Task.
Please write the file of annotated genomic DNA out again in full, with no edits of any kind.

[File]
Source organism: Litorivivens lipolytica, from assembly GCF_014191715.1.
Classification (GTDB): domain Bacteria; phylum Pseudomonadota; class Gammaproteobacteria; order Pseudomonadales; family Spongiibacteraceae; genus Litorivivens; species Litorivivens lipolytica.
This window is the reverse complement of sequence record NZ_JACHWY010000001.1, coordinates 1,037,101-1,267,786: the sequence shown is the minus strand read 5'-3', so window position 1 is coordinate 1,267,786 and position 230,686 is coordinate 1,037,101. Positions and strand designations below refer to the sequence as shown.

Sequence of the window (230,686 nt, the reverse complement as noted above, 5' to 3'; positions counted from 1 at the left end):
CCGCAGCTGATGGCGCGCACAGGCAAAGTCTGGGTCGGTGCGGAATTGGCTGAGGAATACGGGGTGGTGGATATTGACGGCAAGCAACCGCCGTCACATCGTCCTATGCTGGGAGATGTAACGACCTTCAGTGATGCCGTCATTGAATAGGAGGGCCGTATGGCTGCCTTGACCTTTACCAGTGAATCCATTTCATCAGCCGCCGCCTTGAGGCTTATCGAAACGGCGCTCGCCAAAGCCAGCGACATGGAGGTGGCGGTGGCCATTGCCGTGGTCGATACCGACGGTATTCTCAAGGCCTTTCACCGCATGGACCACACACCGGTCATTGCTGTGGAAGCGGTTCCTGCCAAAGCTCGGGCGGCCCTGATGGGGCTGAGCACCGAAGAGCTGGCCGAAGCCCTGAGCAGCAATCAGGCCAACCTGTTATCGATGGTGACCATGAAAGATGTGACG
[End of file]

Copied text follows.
Source organism: Litorivivens lipolytica, from assembly GCF_014191715.1.
Classification (GTDB): domain Bacteria; phylum Pseudomonadota; class Gammaproteobacteria; order Pseudomonadales; family Spongiibacteraceae; genus Litorivivens; species Litorivivens lipolytica.
This window is the reverse complement of sequence record NZ_JACHWY010000001.1, coordinates 1,037,101-1,267,786: the sequence shown is the minus strand read 5'-3', so window position 1 is coordinate 1,267,786 and position 230,686 is coordinate 1,037,101. Positions and strand designations below refer to the sequence as shown.

Sequence of the window (230,686 nt, the reverse complement as noted above, 5' to 3'; positions counted from 1 at the left end):
CCGCAGCTGATGGCGCGCACAGGCAAAGTCTGGGTCGGTGCGGAATTGGCTGAGGAATACGGGGTGGTGGATATTGACGGCAAGCAACCGCCGTCACATCGTCCTATGCTGGGAGATGTAACGACCTTCAGTGATGCCGTCATTGAATAGGAGGGCCGTATGGCTGCCTTGACCTTTACCAGTGAATCCATTTCATCAGCCGCCGCCTTGAGGCTTATCGAAACGGCGCTCGCCAAAGCCAGCGACATGGAGGTGGCGGTGGCCATTGCCGTGGTCGATACCGACGGTATTCTCAAGGCCTTTCACCGCATGGACCACACACCGGTCATTGCTGTGGAAGCGGTTCCTGCCAAAGCTCGGGCGGCCCTGATGGGGCTGAGCACCGAAGAGCTGGCCGAAGCCCTGAGCAGCAATCAGGCCAACCTGTTATCGATGGTGACCATGAAAGATGTGACG